The Swiss experience
Since 2008, Switzerland participates in various projects designed to reduce economic and social disparities in an enlarged EU, with CHF 1.302 billion (€1.19 billion). The legal basis for Switzerland’s contribution to EU enlargement is the Federal Act of 24 March 2006 on Cooperation with the States of Eastern Europe which was approved by a referendum by the Swiss people in November 2006. As the Swiss government website notes:
In doing so, they signalled their approval for financial support aimed at reducing economic and social disparities in the enlarged EU. For despite the rapid growth that characterised the years immediately following EU membership, the level of prosperity in the new EU member states is relatively low and the gap with EU-15 member states is comparably wide.
In turn, the Swiss government contribution is governed by a bilateral framework agreement signed by Switzerland and the beneficiary countries in central and eastern Europe. Again, the website makes clear that this money is not a contribution to the EU budget:
It is misleading whenever either the term “Cohesion Fund” or “Cohesion Payment” is used instead of the term “Enlargement Contribution” because these terms are normally used to refer to the instruments of the EU’s cohesion policy. The Swiss enlargement contribution is not part of the EU’s cohesion policy, nor does Switzerland make any cohesion payments to the EU. With its autonomous enlargement contribution Switzerland finances specific, high quality projects with the aim of reducing the economic and social disparities in the 13 new EU member states. In this way, it supports the EU objective of strengthening the economic and social cohesion (to be understood as internal cohesion), and it does so in its own particular way. Indeed, the projects are bilaterally agreed upon with each individual partner country, with Switzerland making the final decision on approval of the financing. In addition, the projects are closely monitored by Switzerland, for instance by way of its own contribution offices in the country concerned.
The Swiss contribution is an integral part of Swiss foreign policy on Europe which aims to consolidate Switzerland’s relations with the EU and its member states. The positive way in which Switzerland views its contribution to economic and social cohesion in the single market is underlined by the following official quotation:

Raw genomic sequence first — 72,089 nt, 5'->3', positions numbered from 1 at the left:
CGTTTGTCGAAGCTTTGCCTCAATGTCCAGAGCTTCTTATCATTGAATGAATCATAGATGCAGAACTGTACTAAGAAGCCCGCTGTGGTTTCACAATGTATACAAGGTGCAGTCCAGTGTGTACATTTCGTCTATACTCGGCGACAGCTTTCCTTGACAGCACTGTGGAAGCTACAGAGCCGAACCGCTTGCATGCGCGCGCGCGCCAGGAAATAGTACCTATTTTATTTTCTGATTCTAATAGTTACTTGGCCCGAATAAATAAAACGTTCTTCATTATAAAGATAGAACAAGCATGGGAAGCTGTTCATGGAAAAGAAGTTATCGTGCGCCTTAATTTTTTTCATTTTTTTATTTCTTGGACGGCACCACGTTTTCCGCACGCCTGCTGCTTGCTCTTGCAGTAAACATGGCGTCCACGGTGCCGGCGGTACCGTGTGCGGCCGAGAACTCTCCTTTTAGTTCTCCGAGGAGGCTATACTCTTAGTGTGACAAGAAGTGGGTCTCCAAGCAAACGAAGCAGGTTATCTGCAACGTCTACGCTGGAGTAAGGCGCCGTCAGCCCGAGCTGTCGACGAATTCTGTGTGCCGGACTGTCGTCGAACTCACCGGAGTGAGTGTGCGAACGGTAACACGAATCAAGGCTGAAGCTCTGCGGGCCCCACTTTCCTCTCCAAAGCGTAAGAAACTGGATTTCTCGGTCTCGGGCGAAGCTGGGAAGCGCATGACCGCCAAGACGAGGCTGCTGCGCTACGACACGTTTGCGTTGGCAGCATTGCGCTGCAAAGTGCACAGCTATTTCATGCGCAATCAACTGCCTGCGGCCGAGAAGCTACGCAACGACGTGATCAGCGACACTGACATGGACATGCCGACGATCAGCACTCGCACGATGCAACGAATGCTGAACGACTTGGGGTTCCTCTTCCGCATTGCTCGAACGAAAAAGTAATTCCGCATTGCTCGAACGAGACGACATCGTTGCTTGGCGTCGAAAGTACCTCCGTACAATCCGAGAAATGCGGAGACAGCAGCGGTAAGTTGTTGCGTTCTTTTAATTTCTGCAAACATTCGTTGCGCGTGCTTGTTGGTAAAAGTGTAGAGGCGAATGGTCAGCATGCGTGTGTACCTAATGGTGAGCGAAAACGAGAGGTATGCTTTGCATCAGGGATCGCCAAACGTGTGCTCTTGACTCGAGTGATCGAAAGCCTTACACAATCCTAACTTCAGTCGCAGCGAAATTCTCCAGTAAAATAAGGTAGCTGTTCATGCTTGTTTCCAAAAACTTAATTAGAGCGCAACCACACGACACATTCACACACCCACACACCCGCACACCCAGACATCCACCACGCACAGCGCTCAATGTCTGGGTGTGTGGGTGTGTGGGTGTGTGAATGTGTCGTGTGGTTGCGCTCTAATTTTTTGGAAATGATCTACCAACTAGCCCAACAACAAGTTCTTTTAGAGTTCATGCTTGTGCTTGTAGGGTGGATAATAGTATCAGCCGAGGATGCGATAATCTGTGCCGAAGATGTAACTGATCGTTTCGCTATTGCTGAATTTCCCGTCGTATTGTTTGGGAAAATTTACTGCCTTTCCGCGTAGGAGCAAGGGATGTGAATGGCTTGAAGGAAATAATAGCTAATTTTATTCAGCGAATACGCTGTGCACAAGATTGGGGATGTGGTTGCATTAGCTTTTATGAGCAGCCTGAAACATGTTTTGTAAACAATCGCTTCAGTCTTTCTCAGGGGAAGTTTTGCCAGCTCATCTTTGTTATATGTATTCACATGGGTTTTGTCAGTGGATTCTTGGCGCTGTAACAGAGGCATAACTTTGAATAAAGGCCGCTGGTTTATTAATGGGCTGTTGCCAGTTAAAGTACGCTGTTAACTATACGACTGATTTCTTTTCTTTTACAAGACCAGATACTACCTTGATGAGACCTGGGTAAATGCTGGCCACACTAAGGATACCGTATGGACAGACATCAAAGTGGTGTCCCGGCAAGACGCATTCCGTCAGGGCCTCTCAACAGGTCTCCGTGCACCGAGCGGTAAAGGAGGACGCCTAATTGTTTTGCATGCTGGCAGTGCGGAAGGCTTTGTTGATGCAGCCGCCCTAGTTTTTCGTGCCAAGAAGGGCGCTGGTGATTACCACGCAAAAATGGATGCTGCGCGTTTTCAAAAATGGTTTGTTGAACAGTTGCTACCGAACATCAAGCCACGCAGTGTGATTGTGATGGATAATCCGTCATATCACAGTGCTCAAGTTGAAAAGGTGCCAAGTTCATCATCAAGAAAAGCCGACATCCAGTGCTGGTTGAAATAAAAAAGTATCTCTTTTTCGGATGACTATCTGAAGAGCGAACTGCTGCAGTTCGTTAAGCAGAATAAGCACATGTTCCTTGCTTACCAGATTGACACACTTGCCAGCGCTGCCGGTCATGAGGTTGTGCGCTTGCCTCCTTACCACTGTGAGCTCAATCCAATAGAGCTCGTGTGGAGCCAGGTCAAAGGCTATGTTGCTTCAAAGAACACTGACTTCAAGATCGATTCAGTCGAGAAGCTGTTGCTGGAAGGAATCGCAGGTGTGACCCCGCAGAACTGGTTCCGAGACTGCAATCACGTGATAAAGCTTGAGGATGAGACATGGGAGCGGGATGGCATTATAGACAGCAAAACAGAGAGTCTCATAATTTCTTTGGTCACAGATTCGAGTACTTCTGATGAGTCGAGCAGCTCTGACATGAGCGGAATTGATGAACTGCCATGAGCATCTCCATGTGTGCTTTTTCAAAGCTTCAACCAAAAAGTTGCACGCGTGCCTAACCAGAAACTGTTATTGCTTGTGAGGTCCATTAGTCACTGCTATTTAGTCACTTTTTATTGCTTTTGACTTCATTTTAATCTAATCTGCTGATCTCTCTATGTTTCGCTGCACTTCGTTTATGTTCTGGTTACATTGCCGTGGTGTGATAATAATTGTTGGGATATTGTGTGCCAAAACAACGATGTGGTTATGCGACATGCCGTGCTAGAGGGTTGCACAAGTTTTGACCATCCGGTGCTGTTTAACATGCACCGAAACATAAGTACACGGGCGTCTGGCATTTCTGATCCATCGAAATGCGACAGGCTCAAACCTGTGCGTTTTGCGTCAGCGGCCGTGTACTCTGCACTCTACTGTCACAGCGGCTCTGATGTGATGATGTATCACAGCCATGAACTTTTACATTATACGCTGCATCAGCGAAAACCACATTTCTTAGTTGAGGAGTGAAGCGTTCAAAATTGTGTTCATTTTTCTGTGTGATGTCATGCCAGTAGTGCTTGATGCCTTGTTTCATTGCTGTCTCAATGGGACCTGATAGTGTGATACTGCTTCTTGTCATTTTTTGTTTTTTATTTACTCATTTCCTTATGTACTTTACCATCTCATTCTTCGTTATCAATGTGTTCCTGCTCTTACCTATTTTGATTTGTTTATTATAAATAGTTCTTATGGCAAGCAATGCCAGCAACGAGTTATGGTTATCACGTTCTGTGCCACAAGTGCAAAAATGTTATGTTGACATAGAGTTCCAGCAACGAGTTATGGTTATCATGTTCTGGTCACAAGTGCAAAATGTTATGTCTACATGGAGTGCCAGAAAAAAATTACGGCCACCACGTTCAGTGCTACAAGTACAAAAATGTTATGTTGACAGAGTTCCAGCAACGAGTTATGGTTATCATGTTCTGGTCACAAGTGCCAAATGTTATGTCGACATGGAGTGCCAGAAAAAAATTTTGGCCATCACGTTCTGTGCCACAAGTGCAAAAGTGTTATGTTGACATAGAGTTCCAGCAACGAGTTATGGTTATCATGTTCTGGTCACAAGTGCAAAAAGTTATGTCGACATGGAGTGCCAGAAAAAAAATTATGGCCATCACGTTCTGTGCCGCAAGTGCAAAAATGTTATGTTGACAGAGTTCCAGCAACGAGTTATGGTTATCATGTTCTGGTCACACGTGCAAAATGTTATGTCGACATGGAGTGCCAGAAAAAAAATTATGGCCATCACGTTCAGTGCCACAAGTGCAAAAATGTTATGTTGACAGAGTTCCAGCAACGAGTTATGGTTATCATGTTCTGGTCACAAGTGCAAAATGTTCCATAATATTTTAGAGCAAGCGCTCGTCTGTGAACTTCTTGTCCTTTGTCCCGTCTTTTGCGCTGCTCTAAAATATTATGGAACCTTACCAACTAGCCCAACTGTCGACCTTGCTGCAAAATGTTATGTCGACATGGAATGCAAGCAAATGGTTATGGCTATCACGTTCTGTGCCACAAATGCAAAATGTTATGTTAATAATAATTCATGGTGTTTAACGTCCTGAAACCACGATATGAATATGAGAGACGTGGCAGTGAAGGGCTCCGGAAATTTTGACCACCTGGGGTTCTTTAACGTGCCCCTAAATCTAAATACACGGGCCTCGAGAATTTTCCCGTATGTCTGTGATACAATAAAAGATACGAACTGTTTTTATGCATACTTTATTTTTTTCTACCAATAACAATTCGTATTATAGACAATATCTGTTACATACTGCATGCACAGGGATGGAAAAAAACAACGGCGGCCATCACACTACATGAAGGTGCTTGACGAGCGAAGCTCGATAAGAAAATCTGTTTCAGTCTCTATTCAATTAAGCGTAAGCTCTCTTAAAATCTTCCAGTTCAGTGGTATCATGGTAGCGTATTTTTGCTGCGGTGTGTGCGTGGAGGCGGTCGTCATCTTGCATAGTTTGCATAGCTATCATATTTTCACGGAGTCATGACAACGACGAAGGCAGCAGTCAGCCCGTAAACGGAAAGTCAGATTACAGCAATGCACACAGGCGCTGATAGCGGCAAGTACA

Switzerland’s contribution to EU enlargement consolidates bilateral relations not only between Switzerland and the new EU member states, but also between Switzerland and the EU as a whole. The success of Switzerland’s efforts to safeguard its interests in Europe also depends on its ability to project itself as a partner aware of its responsibilities and ready to share the cost of Europe’s development. Close relations and cooperation with the EU is crucial, since about one franc in three that Switzerland earns comes from trade with the 28 EU states.
With its enlargement contribution, Switzerland establishes advisory and institutional partnerships between government authorities, non-profit organisations, trade associations, interest groups and social partners from Switzerland and partner countries. This cooperation encourages the exchange of knowledge and experiences, and strengthens Switzerland’s local presence.
In summary, the EEA EFTA states and Switzerland do not make contributions to the EU budget in return for access to the single market. They do make contributions directly to the less prosperous Member States in the single market with a view to reducing economic and social disparities within this common economic space. Within any economic space, there are likely to be centripetal forces drawing economic activity and resources towards the core and more economically advanced regions to the detriment of more peripheral and less advanced regions. Cohesion policy is designed to counter this trend to ensure that all regions can benefit from participation in the common economic space.
The British Foreign Secretary is clearly unaware of the background to these contributions to the less prosperous EU Member States. UK budget contributions as part of single market access post-Brexit would not be a contribution to the EU budget. They would be similar to the UK’s foreign aid budget, the payments would be made under UK control although coordinated with EU cohesion policy for sensible reasons, and they would continue the long-standing UK policy of support for the economic development of the less prosperous countries in central and eastern Europe.
The Foreign Secretary’s position is based on an ignorance of history and of the way key institutions in Europe actually work, and is at variance with the UK’s expressed values and interests. Unfortunately, it may yet jeopardise the future relationship between the UK and the EU after Brexit.
This post was written by Alan Matthews.